EQ: On the flip side, when you’re looking for opportunities on a pullback, you don’t want to be stuck with falling daggers or that is declining because there is something fundamentally wrong with the company. What are some things you try to avoid?

Turner: A lot of growth stocks don’t pay dividends and have relatively high P/E ratios. So when these rise along with the tide that most stocks have risen on since coming the November lows, maybe they deserve to be trading at new highs,  or maybe they don’t. Maybe they’ve just been swept up by the tide of near-euphoria that this market has experienced in the last month. I’ve seen literally hundreds of stocks in my scans that have risen into  nosebleed territory and they are highly overbought.

Right now, for example, many  stocks that are absolutely adored could sell off quickly. I’m talking about some transportation stocks, like the airline stocks, which have been driven up to big new highs. I would be careful right now and stay away from those. The Guggenheim Airline (FAA), which is the airline ETF, will show you how overbought they’ve become, at least in the short term.  We won’t take on new  positions in stocks that are trading at high multiples or are overbought, and are trading 15 to 20 percent or more above their 200 DMA.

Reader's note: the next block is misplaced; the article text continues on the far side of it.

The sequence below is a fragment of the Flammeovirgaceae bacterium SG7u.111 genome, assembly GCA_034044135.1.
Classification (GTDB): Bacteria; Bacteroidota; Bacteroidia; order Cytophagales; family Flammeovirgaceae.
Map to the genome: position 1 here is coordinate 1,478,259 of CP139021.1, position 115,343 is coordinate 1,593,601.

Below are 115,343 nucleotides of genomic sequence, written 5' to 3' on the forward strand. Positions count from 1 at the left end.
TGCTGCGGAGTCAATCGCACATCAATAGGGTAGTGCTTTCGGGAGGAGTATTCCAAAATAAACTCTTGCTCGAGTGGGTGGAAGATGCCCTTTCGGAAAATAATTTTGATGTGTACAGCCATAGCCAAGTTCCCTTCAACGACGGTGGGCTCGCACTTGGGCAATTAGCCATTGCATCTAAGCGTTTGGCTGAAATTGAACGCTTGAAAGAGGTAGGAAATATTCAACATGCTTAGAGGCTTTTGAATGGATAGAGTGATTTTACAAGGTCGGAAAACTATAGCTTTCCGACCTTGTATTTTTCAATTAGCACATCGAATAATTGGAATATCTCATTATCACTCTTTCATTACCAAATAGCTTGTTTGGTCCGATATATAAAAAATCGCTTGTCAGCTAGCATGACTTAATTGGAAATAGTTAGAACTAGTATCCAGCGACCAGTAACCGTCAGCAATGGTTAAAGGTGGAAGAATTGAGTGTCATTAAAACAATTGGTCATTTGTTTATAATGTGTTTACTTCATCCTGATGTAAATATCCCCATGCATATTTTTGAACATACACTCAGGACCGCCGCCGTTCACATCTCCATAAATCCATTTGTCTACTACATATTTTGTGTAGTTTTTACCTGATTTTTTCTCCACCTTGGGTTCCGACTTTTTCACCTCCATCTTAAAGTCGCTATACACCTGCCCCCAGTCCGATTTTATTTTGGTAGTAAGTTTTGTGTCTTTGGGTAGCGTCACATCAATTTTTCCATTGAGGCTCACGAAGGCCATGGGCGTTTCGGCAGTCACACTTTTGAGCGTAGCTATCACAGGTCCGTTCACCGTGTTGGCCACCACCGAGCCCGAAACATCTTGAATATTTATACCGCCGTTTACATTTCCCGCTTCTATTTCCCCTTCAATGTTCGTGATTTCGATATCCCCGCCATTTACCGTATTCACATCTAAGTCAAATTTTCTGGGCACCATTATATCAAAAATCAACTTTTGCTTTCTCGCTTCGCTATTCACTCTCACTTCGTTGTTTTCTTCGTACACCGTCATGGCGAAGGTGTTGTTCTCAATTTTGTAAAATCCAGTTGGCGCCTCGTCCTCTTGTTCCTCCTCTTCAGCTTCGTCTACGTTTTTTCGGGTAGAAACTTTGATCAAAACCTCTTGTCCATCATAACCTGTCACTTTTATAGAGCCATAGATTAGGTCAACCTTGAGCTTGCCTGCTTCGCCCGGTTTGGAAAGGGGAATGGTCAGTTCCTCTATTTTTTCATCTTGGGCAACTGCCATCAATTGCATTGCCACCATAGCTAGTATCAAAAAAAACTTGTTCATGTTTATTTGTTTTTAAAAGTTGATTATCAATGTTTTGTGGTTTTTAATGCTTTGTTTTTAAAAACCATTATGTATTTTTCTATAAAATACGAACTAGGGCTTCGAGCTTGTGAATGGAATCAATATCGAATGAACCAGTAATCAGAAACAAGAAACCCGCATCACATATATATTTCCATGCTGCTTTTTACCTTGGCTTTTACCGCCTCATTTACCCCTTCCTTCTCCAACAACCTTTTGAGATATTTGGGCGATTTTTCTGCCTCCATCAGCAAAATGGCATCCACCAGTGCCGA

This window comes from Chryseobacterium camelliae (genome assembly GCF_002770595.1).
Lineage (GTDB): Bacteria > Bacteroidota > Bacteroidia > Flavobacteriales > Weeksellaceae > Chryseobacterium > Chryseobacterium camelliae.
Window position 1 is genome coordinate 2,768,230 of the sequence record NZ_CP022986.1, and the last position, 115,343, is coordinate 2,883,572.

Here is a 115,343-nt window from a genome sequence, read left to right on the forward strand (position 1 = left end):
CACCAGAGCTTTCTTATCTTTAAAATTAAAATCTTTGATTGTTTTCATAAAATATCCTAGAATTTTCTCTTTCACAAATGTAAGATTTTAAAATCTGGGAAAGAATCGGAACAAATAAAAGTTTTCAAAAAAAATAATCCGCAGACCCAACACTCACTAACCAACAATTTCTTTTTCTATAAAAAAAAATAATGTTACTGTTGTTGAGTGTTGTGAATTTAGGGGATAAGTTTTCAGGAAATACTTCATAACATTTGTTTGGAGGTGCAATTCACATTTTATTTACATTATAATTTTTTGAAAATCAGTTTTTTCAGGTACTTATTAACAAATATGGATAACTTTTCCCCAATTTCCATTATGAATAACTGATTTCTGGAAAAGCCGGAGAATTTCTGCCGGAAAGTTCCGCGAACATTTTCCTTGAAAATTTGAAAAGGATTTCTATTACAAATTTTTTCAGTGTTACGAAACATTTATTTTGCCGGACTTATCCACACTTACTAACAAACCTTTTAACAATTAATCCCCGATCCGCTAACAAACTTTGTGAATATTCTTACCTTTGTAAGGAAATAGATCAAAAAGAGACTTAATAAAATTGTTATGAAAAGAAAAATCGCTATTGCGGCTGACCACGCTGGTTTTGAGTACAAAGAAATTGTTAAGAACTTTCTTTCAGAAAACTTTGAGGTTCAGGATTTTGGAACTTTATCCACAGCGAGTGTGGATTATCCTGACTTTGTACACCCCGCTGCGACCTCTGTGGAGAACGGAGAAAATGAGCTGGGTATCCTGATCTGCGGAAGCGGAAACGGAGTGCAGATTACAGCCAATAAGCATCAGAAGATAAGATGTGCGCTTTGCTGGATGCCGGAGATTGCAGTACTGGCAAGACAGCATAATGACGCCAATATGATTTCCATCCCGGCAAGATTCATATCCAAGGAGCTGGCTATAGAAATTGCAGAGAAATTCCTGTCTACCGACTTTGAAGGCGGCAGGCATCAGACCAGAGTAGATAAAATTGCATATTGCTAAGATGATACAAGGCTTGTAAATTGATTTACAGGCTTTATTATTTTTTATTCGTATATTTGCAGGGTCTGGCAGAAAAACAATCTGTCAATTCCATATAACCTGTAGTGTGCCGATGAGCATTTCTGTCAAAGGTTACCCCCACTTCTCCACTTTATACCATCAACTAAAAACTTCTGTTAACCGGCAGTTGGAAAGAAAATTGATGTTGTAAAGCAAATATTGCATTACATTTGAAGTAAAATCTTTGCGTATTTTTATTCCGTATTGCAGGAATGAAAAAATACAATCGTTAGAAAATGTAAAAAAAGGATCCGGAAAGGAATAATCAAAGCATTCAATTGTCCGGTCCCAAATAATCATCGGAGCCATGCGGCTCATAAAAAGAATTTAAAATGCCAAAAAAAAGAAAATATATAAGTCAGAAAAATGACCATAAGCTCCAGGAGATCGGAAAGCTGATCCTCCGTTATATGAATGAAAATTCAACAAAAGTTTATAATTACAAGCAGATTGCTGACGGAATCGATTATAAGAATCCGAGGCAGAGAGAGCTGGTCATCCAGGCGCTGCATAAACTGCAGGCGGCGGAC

If we do have a pullback in this market, and it may come soon, I don’t want to be looking at the profit taking that would take place with these overbought stocks. At present,  I’m going more defensive.

EQ: For more sophisticated traders or even for investors who want to hedge, is now a good time to look at shorting opportunities as well?

Turner: Definitely, and there are quite a few out there in the retail industry group. We’ve noticed the price of cotton is moving higher here, and that could bring in margins for a lot of the retail apparel companies. We’re looking at ANN, Inc. (ANN) as a quick short-term trade, and in fact, that has already fallen the last few days. It may be late to to short ANN now, but it’s an example of retail stocks that have felt some pressure.  As well,  if consumers pull back because their paychecks have been dinged since the start of the year with rising taxes and gas prices, there could be a lot of shorting opportunities in these apparel stores and retail stocks in the context of a market pullback.

EQ: What sectors or stock groups are you watching right now?

Turner:  I waited for the Energy Select Sector SPDR (XLE) to pull back, and it kindly did so. The top holdings in that are Exxon Mobil Corp. (XOM), Chevron Corp. (CVX), Schlumberger Limited (SLB), and Occidental Petroleum Corp. (OXY). Exxon is moving up, finally, after going sideways forever—I wrote an article on that for Marketwatch (link) on that. I’m keeping an eye right now on the XLE. If it goes over the March 2011 of $80.97 resistance point, it has room to run to $90. On Wednesday, it closed at $73.54.  The price of oil right now is rising, of course, so is natural gas. I’m also watching the iShares Dow Jones US Oil Equipment Index (IEZ). If it can hold here and not move back down below $55.50, I think it has room to go up to $60.

I’m pro-renewable energy. But I’m against worshiping any technology and blindly glossing over its drawbacks.